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Race-Specific Agglomeration Economies: Social Distance and the Black-White Wage Gap

  • Elizabeth Ananat
  • Shihe Fu
  • Stephen L. Ross

We present evidence that benefits from agglomeration concentrate within race. Cross-sectionally, the black-white wage gap increases by 2.5% for every million-person increase in urban population. Within cities, controlling for unobservable productivity through residential-tract-by-demographic indicators, blacks’ wages respond less than whites’ to surrounding economic activity. Individual wage returns to nearby employment density and human capital rise with the share of same-race workers. Manufacturing firms’ productivity rises with nearby activity only when they match nearby firms racially. Weaker cross-race interpersonal interactions are a plausible mechanism, as blacks in all-white workplaces report less closeness to whites than do even whites in all-nonwhite workplaces.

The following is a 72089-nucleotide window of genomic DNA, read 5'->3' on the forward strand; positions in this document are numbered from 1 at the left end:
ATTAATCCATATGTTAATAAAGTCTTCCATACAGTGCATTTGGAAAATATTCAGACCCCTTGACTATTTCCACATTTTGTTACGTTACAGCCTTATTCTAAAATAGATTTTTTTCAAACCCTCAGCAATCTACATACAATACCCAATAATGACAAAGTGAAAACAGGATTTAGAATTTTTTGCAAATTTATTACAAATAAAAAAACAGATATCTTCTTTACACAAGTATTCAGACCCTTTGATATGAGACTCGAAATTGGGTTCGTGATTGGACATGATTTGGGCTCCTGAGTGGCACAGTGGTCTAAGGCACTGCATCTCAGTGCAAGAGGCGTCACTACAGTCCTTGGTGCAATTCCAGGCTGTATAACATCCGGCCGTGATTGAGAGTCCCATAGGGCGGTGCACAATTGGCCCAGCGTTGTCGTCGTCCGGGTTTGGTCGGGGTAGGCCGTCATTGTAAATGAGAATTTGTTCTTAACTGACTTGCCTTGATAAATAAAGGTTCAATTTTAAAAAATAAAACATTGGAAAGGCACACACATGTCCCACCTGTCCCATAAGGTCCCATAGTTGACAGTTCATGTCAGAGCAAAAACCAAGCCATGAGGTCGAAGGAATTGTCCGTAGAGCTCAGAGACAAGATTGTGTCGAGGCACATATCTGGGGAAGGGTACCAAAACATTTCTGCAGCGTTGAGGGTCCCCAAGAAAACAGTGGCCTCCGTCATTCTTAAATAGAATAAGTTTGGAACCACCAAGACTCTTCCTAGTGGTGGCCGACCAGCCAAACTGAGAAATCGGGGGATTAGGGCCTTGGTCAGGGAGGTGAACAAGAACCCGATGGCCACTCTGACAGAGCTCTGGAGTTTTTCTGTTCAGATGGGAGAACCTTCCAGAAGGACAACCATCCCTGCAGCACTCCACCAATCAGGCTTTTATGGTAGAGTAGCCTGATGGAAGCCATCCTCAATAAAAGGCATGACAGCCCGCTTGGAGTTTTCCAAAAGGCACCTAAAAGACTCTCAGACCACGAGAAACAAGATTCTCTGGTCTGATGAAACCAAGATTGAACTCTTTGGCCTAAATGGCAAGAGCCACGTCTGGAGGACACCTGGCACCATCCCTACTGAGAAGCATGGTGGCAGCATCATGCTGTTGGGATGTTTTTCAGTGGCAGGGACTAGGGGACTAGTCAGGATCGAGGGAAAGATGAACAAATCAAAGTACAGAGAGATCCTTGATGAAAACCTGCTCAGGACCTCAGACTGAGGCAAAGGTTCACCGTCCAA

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Paper provided by National Bureau of Economic Research, Inc in its series NBER Working Papers with number 18933.

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Date of creation: Apr 2013
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Handle: RePEc:nbr:nberwo:18933
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